John Merz writes:
Apropos your consignment to auction of the 3rd & 5th editions of the Redbook inscribed to Hubert Polzer by Yeoman, there are others floating around the numismatic universe. I used to own several Redbooks inscribed to Polzer. Last January, Charlie Davis sold the 10th, 12th, 15th, 17th, 19th, 20th, 22nd and 23rd Editions that I had consigned.
I still have a 1st Edition inscribed to Polzer by Yeoman, which I bought from a Remy Bourne auction about 10 years ago. The best that I could do in Googling Polzer is that he was a coin dealer in Milwaukee, and a former President of the Central States Numismatic Society.
I'll bet John's copies of Polzer's Redbooks came out of the same Kreuger sale. I couldn't afford to buy all of them at once, so I concentrated on getting the rarest ones. I missed out on the 1st. Had I known how nice they all were I might have tried harder to win the first ten editions.
Below are images of Polzer's 3rd edition Redbook, showing the page with Richard Yeoman's inscription.
Jeff LaPlante writes:
John and Nancy Wilson write:
In the late 1940s & early 1950s when I (Nancy) started to collect coins with my brother, Charles Opitz, we bought all of our coins from Hubert Polzer. He had a jewelry/coin shop in Milwaukee, Wisconsin and attended the Milwaukee Numismatic Society where he met Richard Yeoman. My brother, Charles, and my dad would visit the shop every Saturday or two and buy coins for us. I always insisted that I get the exact same coins as my brother because then I knew I was getting good coins.
Hubert's son-in-law, Pete Forrester, normally waited on us. We each got our complete uncirculated Peace dollar set for $65.00 from him. Our 1940, 1941, & 1942 proof sets were $20.00 for the set of three. He offered us a complete uncirculated type set of U.S. commemorative half dollars for $400.00, but my dad said that was too much. Indian head cents were 75 cents for roll of 50 (1.5 cents each) and my double head Washington cent (1783) in fine condition was $3.00. A proof Stella was $700.00 – I did not get one. I did get a beautiful uncirculated Isabella quarter for $15.00.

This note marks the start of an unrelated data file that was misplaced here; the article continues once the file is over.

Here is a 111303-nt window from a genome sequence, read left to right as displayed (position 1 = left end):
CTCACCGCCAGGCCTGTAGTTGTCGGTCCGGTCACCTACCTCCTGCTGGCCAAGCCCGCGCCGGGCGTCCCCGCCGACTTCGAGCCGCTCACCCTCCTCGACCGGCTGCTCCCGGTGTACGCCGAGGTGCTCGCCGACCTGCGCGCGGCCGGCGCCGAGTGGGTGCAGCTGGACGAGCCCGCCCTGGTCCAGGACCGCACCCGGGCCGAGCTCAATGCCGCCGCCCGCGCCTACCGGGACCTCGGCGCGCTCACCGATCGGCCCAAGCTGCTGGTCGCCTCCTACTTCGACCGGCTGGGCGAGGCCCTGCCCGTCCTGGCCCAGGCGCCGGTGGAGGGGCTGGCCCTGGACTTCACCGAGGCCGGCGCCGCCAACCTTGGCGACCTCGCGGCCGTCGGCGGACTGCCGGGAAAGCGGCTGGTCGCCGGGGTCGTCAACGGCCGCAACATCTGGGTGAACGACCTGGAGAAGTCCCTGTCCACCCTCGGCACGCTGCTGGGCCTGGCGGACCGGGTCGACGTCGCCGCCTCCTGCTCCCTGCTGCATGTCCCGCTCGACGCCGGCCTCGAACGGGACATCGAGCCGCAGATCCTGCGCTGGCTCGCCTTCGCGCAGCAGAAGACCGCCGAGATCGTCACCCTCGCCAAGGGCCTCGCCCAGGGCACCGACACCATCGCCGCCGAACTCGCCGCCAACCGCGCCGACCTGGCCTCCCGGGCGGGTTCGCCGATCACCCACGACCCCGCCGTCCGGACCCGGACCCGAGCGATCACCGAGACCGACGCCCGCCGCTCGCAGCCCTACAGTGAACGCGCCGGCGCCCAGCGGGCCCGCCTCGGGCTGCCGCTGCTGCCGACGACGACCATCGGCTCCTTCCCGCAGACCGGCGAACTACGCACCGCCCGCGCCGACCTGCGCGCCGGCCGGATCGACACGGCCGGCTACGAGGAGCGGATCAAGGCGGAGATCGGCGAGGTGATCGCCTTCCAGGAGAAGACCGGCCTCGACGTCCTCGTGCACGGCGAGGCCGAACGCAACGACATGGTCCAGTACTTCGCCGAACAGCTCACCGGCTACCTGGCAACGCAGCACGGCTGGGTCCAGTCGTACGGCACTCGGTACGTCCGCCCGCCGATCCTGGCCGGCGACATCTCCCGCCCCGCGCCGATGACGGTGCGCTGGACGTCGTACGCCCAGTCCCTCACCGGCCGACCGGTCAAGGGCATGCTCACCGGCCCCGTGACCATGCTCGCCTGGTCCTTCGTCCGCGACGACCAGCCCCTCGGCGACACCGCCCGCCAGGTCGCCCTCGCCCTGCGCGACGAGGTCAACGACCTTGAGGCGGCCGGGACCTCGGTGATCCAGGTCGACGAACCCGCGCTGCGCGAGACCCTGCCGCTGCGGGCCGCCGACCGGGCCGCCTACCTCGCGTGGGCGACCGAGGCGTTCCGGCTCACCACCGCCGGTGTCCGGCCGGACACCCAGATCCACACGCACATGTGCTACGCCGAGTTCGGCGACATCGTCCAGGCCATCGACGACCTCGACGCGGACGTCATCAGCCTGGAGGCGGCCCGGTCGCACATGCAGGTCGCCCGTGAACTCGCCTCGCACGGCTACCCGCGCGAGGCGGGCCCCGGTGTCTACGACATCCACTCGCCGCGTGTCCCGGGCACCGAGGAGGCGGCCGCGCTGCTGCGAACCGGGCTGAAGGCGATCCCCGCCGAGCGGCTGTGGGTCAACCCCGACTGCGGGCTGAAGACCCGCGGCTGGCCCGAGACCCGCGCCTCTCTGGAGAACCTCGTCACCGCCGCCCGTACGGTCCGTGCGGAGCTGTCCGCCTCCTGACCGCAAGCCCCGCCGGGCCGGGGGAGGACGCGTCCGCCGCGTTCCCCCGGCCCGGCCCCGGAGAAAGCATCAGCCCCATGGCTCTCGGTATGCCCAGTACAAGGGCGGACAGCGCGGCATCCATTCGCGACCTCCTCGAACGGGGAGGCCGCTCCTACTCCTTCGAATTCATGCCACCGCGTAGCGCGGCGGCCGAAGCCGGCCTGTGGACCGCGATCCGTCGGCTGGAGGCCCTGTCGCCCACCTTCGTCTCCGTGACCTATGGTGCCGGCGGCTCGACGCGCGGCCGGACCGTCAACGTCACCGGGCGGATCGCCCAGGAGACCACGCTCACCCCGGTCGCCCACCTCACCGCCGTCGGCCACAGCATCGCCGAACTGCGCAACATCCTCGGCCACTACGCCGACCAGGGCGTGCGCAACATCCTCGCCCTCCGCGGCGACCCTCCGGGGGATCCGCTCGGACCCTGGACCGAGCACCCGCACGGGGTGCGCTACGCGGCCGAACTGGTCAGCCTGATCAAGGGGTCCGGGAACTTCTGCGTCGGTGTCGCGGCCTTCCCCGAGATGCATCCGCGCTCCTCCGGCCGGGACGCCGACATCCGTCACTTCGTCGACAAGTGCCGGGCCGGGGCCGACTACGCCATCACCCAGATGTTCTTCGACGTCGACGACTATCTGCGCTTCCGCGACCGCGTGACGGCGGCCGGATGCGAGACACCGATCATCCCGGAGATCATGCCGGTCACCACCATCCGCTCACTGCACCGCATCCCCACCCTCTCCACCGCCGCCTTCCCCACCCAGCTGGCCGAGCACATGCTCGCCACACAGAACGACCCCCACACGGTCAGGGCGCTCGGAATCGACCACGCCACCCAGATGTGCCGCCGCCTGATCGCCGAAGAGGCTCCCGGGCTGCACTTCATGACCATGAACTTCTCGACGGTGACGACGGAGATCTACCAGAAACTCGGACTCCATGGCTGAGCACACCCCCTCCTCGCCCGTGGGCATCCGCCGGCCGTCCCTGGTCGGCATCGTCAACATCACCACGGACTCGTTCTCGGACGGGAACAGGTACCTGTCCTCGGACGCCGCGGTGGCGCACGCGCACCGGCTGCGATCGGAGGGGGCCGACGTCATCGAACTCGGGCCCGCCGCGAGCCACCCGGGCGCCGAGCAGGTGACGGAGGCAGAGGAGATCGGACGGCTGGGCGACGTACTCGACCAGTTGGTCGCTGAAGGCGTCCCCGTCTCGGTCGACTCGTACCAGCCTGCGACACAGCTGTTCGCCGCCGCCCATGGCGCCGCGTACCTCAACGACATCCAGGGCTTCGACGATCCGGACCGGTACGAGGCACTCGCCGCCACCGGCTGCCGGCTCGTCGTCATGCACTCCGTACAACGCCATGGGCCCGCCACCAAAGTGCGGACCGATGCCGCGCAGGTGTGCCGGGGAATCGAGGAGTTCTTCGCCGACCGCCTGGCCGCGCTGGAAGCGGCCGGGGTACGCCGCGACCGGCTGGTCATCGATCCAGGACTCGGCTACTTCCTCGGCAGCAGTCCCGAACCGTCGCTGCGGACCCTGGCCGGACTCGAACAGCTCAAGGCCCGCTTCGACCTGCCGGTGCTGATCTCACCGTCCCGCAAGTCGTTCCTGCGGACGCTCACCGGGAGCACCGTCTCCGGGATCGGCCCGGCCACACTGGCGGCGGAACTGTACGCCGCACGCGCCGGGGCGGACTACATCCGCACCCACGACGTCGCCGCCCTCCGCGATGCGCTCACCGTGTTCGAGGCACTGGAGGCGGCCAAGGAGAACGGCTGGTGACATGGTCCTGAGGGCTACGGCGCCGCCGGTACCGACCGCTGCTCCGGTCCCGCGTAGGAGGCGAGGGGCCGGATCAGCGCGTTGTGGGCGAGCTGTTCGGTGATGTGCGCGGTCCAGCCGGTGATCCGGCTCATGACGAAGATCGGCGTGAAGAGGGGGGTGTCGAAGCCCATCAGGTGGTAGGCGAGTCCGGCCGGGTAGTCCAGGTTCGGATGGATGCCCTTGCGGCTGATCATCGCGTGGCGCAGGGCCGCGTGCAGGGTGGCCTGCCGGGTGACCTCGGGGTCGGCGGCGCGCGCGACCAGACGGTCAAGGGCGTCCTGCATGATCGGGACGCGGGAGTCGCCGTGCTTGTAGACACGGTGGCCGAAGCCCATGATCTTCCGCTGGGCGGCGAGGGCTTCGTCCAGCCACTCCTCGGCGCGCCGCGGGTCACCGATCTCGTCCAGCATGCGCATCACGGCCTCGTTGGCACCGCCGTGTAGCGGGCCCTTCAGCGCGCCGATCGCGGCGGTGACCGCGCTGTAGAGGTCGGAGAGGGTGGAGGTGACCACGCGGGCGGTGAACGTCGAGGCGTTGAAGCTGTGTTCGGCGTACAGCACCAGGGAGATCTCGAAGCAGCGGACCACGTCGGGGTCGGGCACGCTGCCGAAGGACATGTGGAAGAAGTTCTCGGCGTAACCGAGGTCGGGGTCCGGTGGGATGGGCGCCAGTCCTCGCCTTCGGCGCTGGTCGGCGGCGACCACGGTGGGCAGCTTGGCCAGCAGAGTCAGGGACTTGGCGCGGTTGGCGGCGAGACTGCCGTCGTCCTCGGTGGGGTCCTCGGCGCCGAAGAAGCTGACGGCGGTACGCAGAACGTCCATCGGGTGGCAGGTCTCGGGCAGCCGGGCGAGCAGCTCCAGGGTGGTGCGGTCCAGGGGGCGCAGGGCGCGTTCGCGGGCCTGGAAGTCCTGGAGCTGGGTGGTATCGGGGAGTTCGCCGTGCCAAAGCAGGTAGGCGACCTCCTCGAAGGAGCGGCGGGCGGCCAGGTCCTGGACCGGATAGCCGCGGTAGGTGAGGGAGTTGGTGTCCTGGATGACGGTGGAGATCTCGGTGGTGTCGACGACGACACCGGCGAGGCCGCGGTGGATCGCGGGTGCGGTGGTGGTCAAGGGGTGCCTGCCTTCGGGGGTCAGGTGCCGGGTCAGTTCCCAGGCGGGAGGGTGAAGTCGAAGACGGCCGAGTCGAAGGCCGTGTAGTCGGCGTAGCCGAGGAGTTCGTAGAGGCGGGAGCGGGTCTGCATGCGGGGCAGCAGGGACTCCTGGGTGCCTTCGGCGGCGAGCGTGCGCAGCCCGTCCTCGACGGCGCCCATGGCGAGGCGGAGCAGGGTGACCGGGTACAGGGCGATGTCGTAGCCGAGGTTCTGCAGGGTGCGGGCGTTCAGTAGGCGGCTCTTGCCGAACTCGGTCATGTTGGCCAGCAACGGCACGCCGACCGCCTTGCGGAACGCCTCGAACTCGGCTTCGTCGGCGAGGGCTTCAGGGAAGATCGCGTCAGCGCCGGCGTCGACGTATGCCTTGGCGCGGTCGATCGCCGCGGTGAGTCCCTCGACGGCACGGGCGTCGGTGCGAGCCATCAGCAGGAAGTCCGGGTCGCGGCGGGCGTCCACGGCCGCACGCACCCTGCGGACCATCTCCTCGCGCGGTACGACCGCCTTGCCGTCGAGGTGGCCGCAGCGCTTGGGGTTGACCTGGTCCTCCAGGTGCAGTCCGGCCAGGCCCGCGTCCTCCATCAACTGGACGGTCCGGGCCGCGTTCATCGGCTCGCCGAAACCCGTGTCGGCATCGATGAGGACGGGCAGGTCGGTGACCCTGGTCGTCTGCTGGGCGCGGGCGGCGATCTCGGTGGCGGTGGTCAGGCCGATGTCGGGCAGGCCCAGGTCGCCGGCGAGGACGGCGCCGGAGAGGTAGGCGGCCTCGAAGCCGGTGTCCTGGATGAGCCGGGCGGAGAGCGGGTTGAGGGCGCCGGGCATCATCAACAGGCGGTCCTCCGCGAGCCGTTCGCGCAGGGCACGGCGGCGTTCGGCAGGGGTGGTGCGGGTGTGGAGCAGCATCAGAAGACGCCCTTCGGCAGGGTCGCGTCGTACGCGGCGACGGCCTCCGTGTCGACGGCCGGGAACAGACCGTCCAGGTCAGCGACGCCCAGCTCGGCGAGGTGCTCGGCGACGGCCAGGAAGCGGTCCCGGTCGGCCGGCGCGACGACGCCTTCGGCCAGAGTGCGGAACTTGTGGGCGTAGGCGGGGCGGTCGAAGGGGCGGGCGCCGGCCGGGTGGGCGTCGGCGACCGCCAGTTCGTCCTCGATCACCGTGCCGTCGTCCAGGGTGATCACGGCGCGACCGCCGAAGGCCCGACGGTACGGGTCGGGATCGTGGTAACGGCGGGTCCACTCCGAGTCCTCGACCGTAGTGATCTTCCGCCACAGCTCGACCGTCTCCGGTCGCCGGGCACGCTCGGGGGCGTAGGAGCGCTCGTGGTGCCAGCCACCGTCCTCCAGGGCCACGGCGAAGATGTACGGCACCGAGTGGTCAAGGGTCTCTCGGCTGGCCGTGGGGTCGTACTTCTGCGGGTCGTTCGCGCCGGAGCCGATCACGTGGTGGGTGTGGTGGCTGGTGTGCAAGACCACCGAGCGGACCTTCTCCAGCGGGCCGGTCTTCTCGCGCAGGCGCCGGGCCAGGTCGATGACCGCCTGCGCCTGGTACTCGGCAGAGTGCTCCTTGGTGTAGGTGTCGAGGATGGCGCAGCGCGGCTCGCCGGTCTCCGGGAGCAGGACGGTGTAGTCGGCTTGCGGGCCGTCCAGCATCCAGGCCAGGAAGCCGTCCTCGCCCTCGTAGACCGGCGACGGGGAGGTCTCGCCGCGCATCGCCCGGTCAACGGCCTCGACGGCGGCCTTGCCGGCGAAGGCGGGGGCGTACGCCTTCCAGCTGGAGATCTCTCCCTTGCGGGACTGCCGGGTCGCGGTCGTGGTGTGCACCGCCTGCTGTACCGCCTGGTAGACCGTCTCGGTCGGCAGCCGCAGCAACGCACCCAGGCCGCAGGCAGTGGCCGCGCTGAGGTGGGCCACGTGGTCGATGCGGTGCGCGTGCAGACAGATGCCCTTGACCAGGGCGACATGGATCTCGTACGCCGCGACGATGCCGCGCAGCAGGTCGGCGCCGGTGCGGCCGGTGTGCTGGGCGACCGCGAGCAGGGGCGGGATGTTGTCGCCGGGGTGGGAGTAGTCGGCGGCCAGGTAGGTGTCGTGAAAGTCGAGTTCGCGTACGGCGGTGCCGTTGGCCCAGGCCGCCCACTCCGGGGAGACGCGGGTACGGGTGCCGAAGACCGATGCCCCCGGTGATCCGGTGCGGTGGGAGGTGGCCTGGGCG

Later Hubert sold the coin shop and started to collect antique toys. I saw his collection, which he had in the house next to his residence. It took the whole house to hold the collection.
When I was writing an article for The Numismatist about Pittsburgh collector John A. Beck, I learned that Beck also had TWO homes: one for his wife and family, and one for his collections of Indian artifacts and other curiosities. So Polzer's not the only collector whose collection outgrew his home.
John and Nancy Wilson add:
Hubert Polzer's name is on the back of the official ANA medal from the Milwaukee convention in 1986. Information in the August 5, 1986 Numismatic News says regarding Mr. Polzer: "Promoting numismatics among the advanced and beginning collectors came naturally to Polzer. He influenced a generation from his shop in Milwaukee during the 1930s and 1940s." Portrayed on the face of the medal were Henry Granberg, Chester Krause and R. S. Dick Yeoman. Besides Mr. Polzer's name the reverse of the medal named sixteen other Wisconsin numismatists.
To read the earlier E-Sylum article, see:
FANNING NUMISMATIC LITERATURE AUCTION III CLOSES DECEMBER 3, 2009
Wayne Homren, Editor
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